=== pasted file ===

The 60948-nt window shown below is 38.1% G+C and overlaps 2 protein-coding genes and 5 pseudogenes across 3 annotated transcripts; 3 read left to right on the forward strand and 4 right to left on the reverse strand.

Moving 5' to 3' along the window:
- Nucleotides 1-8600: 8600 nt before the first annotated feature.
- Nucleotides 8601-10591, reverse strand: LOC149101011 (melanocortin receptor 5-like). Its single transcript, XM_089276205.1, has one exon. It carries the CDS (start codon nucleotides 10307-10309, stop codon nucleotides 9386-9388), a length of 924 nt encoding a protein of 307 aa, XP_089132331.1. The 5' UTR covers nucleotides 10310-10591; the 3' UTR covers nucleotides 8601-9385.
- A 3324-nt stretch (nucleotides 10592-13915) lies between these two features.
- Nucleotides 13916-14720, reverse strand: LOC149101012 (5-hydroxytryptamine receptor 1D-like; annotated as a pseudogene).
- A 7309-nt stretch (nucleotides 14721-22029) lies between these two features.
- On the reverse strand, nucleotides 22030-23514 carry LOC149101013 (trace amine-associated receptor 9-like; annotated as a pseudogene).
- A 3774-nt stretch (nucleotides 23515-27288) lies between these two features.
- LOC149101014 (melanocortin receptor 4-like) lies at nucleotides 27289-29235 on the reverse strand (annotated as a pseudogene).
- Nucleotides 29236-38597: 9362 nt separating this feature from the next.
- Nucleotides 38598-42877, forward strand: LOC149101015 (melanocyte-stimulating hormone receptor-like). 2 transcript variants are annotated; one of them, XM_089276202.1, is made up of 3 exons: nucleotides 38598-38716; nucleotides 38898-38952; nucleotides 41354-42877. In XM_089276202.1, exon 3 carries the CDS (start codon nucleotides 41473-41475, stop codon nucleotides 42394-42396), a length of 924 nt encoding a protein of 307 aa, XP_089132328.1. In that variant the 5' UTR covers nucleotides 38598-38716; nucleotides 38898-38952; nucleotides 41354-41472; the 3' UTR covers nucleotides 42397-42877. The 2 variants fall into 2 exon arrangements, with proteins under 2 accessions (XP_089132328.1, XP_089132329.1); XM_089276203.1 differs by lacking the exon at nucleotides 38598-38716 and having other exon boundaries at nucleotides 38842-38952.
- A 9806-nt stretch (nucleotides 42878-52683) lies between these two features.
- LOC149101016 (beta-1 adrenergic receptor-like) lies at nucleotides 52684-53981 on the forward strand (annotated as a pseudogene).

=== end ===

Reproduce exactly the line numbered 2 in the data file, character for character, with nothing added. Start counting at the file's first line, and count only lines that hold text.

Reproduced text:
Moving 5' to 3' along the window: